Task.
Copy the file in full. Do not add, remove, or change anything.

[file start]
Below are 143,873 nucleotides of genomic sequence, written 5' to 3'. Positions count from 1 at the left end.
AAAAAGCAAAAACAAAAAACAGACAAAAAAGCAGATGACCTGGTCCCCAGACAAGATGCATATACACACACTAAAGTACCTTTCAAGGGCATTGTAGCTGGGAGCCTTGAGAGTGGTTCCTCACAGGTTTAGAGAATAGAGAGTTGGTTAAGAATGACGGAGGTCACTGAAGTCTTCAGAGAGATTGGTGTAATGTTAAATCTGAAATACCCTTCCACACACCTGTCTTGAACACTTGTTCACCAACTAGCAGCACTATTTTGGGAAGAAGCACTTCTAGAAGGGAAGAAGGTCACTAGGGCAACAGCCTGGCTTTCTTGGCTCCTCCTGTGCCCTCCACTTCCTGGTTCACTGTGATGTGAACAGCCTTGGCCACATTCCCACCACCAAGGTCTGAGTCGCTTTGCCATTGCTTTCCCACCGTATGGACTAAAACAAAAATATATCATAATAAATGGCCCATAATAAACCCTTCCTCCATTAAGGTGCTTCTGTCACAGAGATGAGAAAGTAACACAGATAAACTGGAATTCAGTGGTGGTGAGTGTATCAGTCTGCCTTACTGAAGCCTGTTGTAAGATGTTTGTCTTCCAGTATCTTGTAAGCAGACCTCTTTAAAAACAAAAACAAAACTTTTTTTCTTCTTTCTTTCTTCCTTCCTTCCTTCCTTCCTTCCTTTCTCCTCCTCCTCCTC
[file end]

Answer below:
Below are 143,873 nucleotides of genomic sequence, written 5' to 3'. Positions count from 1 at the left end.
AAAAAGCAAAAACAAAAAACAGACAAAAAAGCAGATGACCTGGTCCCCAGACAAGATGCATATACACACACTAAAGTACCTTTCAAGGGCATTGTAGCTGGGAGCCTTGAGAGTGGTTCCTCACAGGTTTAGAGAATAGAGAGTTGGTTAAGAATGACGGAGGTCACTGAAGTCTTCAGAGAGATTGGTGTAATGTTAAATCTGAAATACCCTTCCACACACCTGTCTTGAACACTTGTTCACCAACTAGCAGCACTATTTTGGGAAGAAGCACTTCTAGAAGGGAAGAAGGTCACTAGGGCAACAGCCTGGCTTTCTTGGCTCCTCCTGTGCCCTCCACTTCCTGGTTCACTGTGATGTGAACAGCCTTGGCCACATTCCCACCACCAAGGTCTGAGTCGCTTTGCCATTGCTTTCCCACCGTATGGACTAAAACAAAAATATATCATAATAAATGGCCCATAATAAACCCTTCCTCCATTAAGGTGCTTCTGTCACAGAGATGAGAAAGTAACACAGATAAACTGGAATTCAGTGGTGGTGAGTGTATCAGTCTGCCTTACTGAAGCCTGTTGTAAGATGTTTGTCTTCCAGTATCTTGTAAGCAGACCTCTTTAAAAACAAAAACAAAACTTTTTTTCTTCTTTCTTTCTTCCTTCCTTCCTTCCTTCCTTCCTTTCTCCTCCTCCTCCTC